Among the top performers was Representative Patrick Fallon (R-Texas), who achieved a 51.6% return on his investments in 2022, closely followed by Representative Debbie Wasserman-Schultz (D-Fla.) with a 50.8% increase, according to the report.
Fallon's most profitable investment was in Twitter. He acquired approximately $150,000 worth of stock in January 2022 and sold it after Elon Musk announced plans to acquire the social media company, resulting in a gain of up to $75,000, according to Unusual Whales' analysis.
However, Representative Fallon disputed the analysis, stating that his active stock portfolio in 2022 actually lost nearly $600,000 in value, representing a 20% loss. He emphasized that he, like many Americans, has faced challenges in the market over the past two years.
Wasserman-Schultz's notable gains came from her investment in an energy company, Patterson-UTI Energy, which provides drilling and pressure pumping services for energy sources. As oil prices surged, the value of these services increased, leading to substantial returns.
The Unusual Whales report was based on financial disclosure forms filed by 131 members of Congress who reported trading activity in 2022, representing approximately 24% of the total 535 members. The data showed that members of Congress conducted trades amounting to up to $788 million, a decrease from around $918 million in 2021.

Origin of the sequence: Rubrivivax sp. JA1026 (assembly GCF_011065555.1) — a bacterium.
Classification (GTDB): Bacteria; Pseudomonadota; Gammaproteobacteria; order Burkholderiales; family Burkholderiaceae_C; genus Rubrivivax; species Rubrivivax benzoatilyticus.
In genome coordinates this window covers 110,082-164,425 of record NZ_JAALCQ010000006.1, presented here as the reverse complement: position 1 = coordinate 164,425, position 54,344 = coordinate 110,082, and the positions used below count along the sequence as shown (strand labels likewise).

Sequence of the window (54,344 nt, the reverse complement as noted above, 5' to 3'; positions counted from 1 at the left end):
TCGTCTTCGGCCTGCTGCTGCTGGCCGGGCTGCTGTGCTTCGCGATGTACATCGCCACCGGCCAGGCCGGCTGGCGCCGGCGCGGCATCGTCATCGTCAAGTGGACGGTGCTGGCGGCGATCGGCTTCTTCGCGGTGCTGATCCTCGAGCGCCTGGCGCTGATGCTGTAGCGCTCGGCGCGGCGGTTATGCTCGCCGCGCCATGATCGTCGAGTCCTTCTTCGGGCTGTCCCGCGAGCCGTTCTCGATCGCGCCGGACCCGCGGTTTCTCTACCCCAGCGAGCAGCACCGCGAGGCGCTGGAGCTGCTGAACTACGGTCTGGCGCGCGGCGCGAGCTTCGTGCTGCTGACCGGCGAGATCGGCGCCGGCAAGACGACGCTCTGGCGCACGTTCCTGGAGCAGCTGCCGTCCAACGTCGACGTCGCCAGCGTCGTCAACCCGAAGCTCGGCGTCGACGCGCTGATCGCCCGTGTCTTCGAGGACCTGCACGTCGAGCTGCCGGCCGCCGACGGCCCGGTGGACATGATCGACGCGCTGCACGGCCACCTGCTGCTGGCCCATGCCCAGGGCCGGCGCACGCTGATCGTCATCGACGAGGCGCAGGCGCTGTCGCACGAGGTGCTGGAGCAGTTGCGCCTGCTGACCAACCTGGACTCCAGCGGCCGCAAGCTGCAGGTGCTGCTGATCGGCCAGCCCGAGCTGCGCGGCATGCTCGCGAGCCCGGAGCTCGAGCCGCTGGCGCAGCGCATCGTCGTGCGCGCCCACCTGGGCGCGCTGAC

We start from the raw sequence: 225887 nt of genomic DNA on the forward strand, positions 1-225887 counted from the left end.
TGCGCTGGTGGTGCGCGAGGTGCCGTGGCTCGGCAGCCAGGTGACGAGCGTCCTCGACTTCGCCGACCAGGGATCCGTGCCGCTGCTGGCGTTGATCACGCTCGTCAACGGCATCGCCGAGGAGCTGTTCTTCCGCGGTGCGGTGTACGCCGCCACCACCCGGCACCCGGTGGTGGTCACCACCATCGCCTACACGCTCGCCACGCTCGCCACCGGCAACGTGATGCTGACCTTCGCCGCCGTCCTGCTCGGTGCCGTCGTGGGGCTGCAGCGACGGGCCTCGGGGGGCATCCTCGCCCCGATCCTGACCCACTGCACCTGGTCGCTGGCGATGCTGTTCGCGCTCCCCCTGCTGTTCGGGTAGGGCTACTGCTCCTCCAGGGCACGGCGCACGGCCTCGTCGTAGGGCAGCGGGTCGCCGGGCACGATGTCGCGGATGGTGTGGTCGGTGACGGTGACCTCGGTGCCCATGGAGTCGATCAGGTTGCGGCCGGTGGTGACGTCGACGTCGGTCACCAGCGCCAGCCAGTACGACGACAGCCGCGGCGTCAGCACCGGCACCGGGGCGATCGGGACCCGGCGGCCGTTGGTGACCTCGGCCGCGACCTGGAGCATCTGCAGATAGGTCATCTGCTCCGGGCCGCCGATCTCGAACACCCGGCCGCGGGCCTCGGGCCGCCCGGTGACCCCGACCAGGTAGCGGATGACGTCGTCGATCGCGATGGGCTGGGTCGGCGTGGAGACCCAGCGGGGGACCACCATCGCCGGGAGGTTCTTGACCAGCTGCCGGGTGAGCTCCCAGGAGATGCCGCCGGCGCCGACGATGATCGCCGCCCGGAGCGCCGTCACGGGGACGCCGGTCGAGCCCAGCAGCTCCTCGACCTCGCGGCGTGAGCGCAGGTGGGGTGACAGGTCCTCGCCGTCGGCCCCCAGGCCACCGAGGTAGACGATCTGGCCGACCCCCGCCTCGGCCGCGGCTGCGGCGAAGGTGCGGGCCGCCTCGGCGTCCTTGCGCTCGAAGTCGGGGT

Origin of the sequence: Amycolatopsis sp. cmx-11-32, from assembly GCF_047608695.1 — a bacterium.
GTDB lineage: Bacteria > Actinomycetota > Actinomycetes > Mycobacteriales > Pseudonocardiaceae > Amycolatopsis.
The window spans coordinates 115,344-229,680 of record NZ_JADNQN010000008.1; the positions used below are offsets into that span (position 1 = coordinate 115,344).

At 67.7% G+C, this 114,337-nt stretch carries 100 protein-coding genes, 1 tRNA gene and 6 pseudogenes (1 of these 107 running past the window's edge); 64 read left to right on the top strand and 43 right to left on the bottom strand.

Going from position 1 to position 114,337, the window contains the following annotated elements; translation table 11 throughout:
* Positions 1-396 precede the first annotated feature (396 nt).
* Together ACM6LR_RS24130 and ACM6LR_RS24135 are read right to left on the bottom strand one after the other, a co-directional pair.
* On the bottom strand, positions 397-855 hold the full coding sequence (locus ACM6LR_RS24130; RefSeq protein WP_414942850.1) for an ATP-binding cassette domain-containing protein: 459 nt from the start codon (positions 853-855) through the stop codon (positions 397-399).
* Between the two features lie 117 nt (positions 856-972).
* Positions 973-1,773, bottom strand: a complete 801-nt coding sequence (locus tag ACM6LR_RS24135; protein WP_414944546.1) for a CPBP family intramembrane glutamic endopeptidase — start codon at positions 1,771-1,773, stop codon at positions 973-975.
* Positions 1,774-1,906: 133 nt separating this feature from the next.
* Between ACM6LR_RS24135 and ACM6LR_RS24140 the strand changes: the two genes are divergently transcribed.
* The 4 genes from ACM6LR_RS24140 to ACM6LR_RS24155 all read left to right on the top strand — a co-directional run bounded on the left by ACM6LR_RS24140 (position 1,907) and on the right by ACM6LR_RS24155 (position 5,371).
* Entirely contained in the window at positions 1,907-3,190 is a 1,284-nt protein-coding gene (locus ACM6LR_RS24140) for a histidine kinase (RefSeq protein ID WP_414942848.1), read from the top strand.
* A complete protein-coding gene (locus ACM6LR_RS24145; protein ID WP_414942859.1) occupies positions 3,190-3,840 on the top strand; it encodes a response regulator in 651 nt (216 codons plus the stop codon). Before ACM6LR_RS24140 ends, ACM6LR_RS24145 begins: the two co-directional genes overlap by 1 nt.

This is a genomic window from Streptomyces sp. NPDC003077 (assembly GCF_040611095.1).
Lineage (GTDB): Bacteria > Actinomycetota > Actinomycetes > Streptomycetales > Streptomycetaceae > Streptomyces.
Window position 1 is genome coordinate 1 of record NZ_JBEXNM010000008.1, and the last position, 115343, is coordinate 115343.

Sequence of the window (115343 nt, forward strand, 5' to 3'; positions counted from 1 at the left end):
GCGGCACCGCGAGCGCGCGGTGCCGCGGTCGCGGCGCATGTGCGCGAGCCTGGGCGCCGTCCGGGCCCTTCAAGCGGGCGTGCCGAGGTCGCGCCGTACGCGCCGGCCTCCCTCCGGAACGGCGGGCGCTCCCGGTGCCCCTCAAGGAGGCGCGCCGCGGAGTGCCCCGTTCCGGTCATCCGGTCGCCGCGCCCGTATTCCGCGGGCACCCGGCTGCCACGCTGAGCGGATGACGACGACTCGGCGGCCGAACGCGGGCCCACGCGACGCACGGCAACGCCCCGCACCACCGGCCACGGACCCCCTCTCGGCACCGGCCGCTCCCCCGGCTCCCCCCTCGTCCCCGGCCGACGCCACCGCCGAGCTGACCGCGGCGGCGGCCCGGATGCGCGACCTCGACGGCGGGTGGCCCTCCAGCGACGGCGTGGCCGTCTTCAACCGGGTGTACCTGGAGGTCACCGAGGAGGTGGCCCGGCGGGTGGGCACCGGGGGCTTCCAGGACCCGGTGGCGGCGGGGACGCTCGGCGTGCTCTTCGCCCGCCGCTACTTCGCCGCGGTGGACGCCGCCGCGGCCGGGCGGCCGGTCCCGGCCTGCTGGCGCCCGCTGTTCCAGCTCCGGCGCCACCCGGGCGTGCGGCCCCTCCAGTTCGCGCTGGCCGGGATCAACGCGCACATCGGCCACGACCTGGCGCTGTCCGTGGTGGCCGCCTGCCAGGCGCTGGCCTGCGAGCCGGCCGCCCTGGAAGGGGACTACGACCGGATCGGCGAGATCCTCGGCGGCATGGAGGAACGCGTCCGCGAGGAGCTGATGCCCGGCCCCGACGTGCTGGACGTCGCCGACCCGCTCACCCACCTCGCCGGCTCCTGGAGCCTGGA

On average, Democrats experienced a 1.76% loss on their investments, while Republicans gained 0.4%, according to the report.
The analysis also revealed that Representative Michael McCaul (R-Texas) conducted over 1,600 transactions worth as much as $176 million, while Representative Diana Harshbarger (R-Tenn.) made over 1,000 transactions worth as much as $21 million.
Some of the top stocks purchased included Apple, Disney, Google, Tesla, and Nvidia, while stocks that were heavily sold included Visa, Nvidia, Exxon Mobile, Eli Lilly, and Microsoft.
The required financial disclosure reports filed by members of Congress are known for their lack of transparency. Instead of precise figures, the reports often provide value ranges, making it difficult to determine their net worth accurately.
These lucrative trading activities by many members of Congress occur while efforts to pass legislation to curb such trading remain stagnant. The only existing rule governing trades is the STOCK Act, passed in 2012, which requires lawmakers to disclose trading information within 45 days but still allows them to engage in potentially conflicting trades.
Critics argue that despite promises to enact stricter regulations, Speaker Pelosi has failed to bring about meaningful changes. Meanwhile, several members of Congress continue to benefit immensely from insider information, either through buying or selling stocks, which adversely affects average individuals.
It is worth noting that Pelosi and her husband, Paul Pelosi, faced scrutiny for actively trading stocks such as Google and Nvidia, which could have been influenced by legislation that Pelosi had control over.
Wile the majority of members of Congress experienced varying degrees of success in their stock investments, Nancy Pelosi's portfolio performed poorly in 2022. The analysis by Unusual Whales sheds light on the trading activities of members of Congress and highlights the need for stricter regulations in this area.